The email began floating around the agency’s top ranks after the EPA’s Inspector General expanded its inquiry into Pruitt’s hiring practices to include the raises, according to the two administration officials. In early April, as first reported by The Atlantic, Pruitt requested hefty salary bumps for Greenwalt and his director of scheduling, Millan Hupp. When the White House refused to sign off on the raises—$56,765 and $28,130, respectively—Pruitt used an obscure hiring authority under the Safe Drinking Water Act to grant them anyway. The provision, which allows the EPA’s administrator to appoint up to 30 staffers without White House or congressional approval, was intended to help the agency bring on experts and staff up especially-stressed offices. Greenwalt and Hupp’s raises went into effect on April 1, according to HR documents obtained by The Atlantic.
Now, the agency’s IG is probing whether Pruitt abused that hiring authority. On Wednesday, Pruitt was pressed by Fox News’s Ed Henry to respond to The Atlantic’s report, but denied any knowledge of the episode. “You didn’t know they got these pay raises?” Henry asked. “I didn’t know they got the pay raises until yesterday,” Pruitt responded.
“My jaw dropped when he said that,” said the first administration official. The perception that Pruitt had gone on TV and lied, the official said, was what really scared people inside the agency.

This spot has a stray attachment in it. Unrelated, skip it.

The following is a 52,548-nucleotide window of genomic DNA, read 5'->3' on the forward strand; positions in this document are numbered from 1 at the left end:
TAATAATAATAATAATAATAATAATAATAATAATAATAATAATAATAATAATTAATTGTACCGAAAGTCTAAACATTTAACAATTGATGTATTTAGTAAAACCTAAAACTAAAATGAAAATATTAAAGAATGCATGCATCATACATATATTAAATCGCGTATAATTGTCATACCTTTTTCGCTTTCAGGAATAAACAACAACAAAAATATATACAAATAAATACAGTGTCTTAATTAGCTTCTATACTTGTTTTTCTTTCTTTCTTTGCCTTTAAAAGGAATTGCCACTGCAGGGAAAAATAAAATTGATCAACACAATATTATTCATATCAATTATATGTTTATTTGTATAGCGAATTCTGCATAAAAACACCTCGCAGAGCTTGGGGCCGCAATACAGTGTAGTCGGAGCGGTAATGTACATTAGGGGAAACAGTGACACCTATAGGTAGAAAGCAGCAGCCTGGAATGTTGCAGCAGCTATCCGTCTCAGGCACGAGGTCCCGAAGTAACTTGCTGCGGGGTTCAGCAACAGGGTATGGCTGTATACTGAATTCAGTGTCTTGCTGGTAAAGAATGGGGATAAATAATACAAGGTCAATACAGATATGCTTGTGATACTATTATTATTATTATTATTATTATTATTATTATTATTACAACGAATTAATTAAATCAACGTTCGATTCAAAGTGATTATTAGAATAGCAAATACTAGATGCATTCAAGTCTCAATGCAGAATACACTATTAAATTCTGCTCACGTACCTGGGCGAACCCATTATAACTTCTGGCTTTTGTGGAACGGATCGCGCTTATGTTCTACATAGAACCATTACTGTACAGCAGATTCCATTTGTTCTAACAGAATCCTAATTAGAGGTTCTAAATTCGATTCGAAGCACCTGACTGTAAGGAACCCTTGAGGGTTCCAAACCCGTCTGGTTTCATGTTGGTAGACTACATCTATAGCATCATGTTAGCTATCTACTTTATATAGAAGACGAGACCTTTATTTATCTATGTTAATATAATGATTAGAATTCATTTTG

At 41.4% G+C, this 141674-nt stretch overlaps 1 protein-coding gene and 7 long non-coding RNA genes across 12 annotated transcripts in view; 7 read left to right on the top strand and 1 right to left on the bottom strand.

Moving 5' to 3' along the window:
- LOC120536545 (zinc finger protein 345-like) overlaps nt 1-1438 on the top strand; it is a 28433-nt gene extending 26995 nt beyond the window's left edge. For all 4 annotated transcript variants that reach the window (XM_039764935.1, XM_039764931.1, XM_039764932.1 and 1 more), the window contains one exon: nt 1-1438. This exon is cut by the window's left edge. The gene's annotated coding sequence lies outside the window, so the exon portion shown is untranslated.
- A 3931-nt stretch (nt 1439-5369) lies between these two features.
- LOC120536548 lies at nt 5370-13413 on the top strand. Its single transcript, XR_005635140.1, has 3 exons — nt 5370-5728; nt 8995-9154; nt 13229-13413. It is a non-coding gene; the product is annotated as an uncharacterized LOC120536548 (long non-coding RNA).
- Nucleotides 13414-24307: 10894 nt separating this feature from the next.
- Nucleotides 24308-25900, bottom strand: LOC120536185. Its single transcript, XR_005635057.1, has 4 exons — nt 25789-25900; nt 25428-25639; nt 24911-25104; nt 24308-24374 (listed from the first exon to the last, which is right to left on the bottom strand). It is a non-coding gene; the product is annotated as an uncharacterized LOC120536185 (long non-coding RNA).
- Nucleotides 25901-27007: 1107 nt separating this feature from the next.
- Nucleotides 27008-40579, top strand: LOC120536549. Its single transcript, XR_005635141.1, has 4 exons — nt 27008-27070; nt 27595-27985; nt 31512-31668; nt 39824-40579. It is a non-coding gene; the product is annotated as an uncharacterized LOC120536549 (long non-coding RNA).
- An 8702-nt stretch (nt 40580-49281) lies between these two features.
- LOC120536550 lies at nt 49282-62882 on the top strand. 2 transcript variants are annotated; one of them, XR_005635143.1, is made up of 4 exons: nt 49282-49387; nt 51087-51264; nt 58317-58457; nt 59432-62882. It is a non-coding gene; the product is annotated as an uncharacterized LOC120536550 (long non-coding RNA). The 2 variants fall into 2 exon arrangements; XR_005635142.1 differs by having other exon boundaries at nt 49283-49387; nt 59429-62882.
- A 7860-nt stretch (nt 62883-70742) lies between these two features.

After the interview, top aides, including Jackson, began corralling files that appeared to contradict Pruitt’s statements. The two administration officials described it as a way of “getting ahead” of the IG’s investigation. Greenwalt’s email, however, has proved the most troubling, according to both administration officials. “It’s an ‘oh, shit’ moment that they’re trying to figure out before the IG finds the email,” said one. “Because it’ll be damn near impossible to have Sarah explain her way out of it.”
On Monday, two Democratic members of the Senate’s Committee on Environment and Public Works, Tom Carper and Sheldon Whitehouse, sent a letter to Pruitt citing The Atlantic’s previous reporting and the Fox News interview, and asking him to turn over all relevant documents and communications that might illuminate “the degree to which you were aware of, supported, directed or were otherwise involved in the decision to award Sarah Greenwalt and Millan Hupp raises” by April 20.
The scrambling comes as EPA officials are trying to tamp down the seemingly endless set of controversies plaguing the agency. On Monday, The New York Times reported that the government’s top ethics official had sent a letter to the agency urging ethics staffers to take “appropriate actions to address any violations.” The letter specifically addressed Pruitt’s rental of a condo connected to an energy lobbyist for just $50 a night. It also touched on Pruitt’s frequent trips home to Oklahoma on the taxpayers’ dime. Those flights “do raise concerns about whether the administrator is using his public office for personal gain in violation of ethics rules,” wrote David Apol, acting director of the Office of Government Ethics.